This isn't a complete answer, but the practical answer is that you may not need to contact anyone.
I'm aware of an airport, within the surface-level Class E airspace designated for another airport, where ultralight operations are routinely conducted-- in fact an ultralight airplane manufacturer was long based there. As far as I know, no arrangement for prior authorization has ever existed. Paramotors also routinely launch from nearby fields within the same airspace. This site is on the outskirts of a major city that has a FSDO. An FAA Examiner routinely gives checkrides at this site, and no one I've spoken with (including the Examiner) was aware that there was any requirement for prior authorization for Part 103 operations here. (However, it may help that the field is not the same one for which the surface-level Class E airspace is designated-- rather, it is several miles distant, and is much smaller, with a much lower frequency of operations.)
So yes, you definitely do need to obtain authorization if you want to fully comply with 103.17, but if things are working for you as is, I wouldn't worry about it, especially for low-level operations.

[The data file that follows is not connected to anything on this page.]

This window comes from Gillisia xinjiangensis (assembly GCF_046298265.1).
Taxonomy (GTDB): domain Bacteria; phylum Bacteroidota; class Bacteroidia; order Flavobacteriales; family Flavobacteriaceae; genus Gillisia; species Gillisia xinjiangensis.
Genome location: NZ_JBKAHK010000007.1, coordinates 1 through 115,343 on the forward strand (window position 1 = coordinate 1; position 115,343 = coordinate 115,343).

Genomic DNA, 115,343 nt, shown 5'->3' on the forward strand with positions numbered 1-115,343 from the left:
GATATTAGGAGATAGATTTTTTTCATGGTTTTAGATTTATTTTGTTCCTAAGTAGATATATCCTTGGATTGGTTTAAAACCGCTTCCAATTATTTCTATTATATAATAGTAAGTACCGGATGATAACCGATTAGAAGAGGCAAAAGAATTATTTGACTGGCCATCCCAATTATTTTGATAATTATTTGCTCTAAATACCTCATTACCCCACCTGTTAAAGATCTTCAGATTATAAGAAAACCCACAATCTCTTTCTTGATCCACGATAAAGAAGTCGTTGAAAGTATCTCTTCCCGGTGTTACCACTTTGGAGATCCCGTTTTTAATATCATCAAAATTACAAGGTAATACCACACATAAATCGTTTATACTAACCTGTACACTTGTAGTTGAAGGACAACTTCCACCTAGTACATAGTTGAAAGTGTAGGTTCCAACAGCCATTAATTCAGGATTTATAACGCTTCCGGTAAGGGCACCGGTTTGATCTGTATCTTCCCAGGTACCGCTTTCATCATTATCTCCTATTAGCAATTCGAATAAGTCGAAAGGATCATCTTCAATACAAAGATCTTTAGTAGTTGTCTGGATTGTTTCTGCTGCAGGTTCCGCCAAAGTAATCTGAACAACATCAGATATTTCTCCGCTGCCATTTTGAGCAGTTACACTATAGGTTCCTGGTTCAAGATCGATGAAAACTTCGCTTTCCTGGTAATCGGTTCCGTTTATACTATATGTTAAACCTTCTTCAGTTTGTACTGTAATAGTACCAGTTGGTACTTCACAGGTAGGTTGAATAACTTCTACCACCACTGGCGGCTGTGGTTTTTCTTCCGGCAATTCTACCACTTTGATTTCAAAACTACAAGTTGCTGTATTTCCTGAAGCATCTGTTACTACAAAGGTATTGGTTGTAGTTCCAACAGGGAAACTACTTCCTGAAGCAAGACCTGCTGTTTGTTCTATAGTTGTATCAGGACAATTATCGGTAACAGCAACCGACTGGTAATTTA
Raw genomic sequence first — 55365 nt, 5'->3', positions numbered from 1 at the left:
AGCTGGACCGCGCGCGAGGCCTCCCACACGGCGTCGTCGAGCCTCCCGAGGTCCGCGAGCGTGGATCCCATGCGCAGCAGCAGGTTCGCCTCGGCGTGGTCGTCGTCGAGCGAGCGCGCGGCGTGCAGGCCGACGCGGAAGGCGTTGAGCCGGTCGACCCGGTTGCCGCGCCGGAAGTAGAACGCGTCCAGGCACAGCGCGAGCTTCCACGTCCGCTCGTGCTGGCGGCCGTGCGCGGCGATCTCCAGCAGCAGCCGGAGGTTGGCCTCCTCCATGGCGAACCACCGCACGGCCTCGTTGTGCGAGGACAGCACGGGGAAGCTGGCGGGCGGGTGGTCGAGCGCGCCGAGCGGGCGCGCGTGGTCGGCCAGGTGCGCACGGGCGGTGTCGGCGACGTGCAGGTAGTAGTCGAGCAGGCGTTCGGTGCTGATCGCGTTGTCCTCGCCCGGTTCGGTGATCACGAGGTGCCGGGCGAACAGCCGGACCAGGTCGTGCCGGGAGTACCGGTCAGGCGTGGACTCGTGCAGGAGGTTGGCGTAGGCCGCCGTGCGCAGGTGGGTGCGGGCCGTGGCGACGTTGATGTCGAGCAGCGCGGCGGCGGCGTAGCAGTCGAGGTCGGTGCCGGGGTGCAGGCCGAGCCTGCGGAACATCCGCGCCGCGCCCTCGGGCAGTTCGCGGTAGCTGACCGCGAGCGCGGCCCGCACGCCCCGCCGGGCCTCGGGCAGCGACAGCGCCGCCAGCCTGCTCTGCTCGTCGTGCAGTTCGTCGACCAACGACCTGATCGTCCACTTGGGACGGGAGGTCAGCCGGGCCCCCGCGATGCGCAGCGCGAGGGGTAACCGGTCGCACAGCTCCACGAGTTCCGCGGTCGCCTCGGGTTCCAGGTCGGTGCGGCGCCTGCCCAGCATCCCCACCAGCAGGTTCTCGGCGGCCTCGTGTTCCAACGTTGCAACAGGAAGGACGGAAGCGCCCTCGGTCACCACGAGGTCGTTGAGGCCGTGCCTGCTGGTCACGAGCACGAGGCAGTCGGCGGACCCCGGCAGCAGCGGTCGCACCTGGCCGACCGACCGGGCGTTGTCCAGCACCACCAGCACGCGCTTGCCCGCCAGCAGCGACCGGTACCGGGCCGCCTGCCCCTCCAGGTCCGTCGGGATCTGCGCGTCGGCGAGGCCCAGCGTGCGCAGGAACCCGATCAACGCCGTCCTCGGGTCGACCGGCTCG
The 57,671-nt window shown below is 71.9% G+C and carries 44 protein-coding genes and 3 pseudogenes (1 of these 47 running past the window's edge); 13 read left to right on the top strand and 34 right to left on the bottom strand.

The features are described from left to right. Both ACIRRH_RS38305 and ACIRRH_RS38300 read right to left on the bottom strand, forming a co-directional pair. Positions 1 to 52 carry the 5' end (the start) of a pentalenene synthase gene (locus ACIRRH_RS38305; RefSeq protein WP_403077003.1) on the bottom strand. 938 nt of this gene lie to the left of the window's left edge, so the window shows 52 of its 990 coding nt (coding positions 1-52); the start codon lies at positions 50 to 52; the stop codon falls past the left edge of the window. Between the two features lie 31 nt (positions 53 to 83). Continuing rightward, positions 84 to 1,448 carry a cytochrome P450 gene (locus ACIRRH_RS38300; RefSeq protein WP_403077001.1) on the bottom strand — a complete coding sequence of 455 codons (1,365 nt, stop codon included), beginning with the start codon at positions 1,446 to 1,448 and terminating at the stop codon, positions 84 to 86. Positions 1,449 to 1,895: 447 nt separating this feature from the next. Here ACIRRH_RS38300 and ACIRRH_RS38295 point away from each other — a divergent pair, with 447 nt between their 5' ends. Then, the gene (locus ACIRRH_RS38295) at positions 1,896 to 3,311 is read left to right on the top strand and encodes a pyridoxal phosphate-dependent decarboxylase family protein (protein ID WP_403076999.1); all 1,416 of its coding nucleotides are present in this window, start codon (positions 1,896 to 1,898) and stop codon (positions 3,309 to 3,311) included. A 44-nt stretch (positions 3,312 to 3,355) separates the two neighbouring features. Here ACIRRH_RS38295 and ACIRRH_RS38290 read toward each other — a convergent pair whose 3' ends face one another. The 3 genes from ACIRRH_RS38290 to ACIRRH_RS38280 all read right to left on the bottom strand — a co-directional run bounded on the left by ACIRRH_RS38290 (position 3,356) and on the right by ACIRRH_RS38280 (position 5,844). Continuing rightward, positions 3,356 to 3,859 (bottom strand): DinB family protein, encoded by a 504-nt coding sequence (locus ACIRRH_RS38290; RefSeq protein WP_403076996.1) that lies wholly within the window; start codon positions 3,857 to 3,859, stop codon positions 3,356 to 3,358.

If you do want to seek permission, it seems perhaps that some sort of standing Letter of Agreement permitting low-level operations under certain specified circumstances might work better for you than trying to telephone the ATC facility on a case-by-case basis.
While your specific question makes it clear that you want to take off and land within the airspace in question, and apparently on the grounds of the actual airport for which the airspace is designated, at least one answer has suggested that calling the ATC facility on the radio in flight might be an option in some circumstances where an ultralight pilot wishes to enter Class E airspace that extends down to the surface. I'd suggest that pilots not do that unless the facility has already specifically instructed them to do so. The staff may have no idea that FAR 103.17 even exists, and might have trouble understanding exactly why they are being called. Furthermore, they might not have a clear understanding of the vertical extent of the airspace1 in which FAR 103.17 says ultralights can't operate without prior authorization. The situation seems ripe for confusion.
- For more, see the related ASE question In reference to airspace, what does the FAA mean by "within the lateral boundaries of"? Is this construed to also imply a vertical limit?